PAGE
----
No increased concern from food process contaminants, FSA

By Lorraine Heller

- Last updated on GMT

Related tags Food Fsa

Levels of acrylamide and a number of other process contaminants present in foods are not a cause for increased concern about the risk to human health, according to the latest survey.

Conducted by the UK’s Food Standards Agency (FSA) on recommendation by the European Commission, the survey aimed to examine whether initiatives by the food industry to reduce acrylamide and furan have been effective.

As part of its three-year study, the FSA also extended its investigation to cover levels of 3-MCPD (3-monochloropropanediol) and ethyl carbamate, to gain a clear picture of the levels of a range of process contaminants in the food that is commonly eaten in the UK.

Process contaminants

Process contaminants are chemical substances that are produced in food during food manufacturing, cooking (including home cooking), packaging and other processing activities.

The substances are formed when components in food undergo chemical changes during processing, which can include fermentation, acid hydrolysis, smoking, drying as well as some types of cooking (such as baking, grilling, frying and barbecuing).

The two substances high on the EC’s priority list are acrulamide and furan.

Acrylamide is a suspected carcinogen that is formed during by heat-induced reaction between sugar and an amino acid called asparagine. Known as the Maillard reaction, this process is responsible for the brown colour and tasty flavour of baked, fried and toasted foods. It first hit the headlines in 2002, when scientists at the Swedish Food Administration first reported unexpectedly high levels of acrylamide, found to cause cancer in laboratory rats, in carbohydrate-rich foods.

Furan is an organic compound with aromatic properties which has been found to be carcinogenic in animal studies. It can form during the heat-treatment of food products, and contributes to the taste and smell of a prepared food product. Red flags were first waved over levels in tinned and canned foods in 2004, when the US Food and Drug Administration reported detecting higher levels than previously thought. It said this was not due to an increase in furan levels, but that new analytical techniques now allow for better detection. The reason for the formation of furan is not yet certain.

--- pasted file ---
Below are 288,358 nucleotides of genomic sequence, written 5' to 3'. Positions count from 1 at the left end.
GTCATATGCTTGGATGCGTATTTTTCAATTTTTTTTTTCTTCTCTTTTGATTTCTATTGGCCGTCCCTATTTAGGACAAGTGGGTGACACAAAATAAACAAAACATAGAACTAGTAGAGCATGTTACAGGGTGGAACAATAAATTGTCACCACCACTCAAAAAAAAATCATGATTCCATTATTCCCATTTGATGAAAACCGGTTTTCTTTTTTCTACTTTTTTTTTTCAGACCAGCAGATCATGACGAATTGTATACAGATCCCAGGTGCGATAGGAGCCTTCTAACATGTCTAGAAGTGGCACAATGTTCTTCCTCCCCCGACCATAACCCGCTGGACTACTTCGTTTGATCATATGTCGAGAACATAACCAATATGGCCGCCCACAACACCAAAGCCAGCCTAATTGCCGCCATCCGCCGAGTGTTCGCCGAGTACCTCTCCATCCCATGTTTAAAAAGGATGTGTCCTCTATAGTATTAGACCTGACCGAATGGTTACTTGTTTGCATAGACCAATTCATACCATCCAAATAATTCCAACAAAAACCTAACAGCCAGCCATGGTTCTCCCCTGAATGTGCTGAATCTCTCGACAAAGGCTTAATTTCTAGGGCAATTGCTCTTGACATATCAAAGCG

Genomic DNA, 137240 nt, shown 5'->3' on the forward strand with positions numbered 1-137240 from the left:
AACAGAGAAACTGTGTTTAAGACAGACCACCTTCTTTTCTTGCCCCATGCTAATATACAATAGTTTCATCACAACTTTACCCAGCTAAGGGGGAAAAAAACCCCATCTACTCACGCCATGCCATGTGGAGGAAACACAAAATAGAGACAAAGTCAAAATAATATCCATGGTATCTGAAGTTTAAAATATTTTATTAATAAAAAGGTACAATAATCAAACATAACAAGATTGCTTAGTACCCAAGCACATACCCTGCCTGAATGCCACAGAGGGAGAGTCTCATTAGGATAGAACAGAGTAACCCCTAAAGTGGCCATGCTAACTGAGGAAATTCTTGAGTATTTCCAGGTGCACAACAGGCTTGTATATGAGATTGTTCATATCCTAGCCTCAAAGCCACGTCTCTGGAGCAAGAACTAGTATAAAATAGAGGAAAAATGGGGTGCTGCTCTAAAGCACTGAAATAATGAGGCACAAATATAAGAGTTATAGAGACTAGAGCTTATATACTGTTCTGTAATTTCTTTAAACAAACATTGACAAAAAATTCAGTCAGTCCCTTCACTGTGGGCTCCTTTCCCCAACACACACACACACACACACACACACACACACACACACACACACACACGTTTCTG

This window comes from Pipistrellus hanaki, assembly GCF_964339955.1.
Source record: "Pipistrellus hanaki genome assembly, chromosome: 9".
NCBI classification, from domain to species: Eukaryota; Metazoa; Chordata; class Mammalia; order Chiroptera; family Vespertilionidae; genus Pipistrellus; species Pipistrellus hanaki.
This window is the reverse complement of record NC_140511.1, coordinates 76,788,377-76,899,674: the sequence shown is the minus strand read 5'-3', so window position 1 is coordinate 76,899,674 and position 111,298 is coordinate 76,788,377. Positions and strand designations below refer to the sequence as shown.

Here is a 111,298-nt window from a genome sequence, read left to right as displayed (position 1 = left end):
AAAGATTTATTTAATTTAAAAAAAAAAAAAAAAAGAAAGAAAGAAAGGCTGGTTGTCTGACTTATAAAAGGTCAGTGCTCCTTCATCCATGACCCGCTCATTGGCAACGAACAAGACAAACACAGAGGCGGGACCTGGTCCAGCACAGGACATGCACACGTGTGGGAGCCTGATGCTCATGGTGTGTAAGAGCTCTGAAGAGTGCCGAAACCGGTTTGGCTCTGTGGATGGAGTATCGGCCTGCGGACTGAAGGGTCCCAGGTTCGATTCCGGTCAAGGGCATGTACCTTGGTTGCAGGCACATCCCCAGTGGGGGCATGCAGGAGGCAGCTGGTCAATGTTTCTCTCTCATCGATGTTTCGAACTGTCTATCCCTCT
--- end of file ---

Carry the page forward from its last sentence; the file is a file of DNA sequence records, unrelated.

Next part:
No increased concern

In its latest survey, FSA conducted 458 analyses on 308 samples representing 10 food groups for combinations of acrylamide, furan, 3-MCPD and ethyl carbamate.

Overall, the agency found that occurrence and levels for all of the process contaminants surveyed were in line with results from previous research and surveys carried out in the UK and internationally.

“Based on previous risk assessments, the occurrence and levels found do not increase concern about the risk to human health and do not affect Agency’s advice on what you should eat – the Agency advises that people should eat a healthy balanced diet,”​ said FSA.

FSA said its findings indicated a possible reduction in acrylamide in some products, but added that it is not possible at this stage to determine whether this is a result of industry efforts or changes to analytical methods. The highest concentrations of acrylamide (>500 micrograms/kg) were found in potato crisps, instant coffee powder and cocoa powder.

Relatively high”​ levels of furan were found in roasted beans and ground coffee, due to the high temperatures of the roasting process, but the FSA noted that levels are significantly reduced during brewing/preparation of coffee, which reduces consumer exposure.

Average levels of 3-MCPD were all “relatively low”, ​while foods (excluding alcoholic beverages) were not found to be a significant source of ethyl carbamate.

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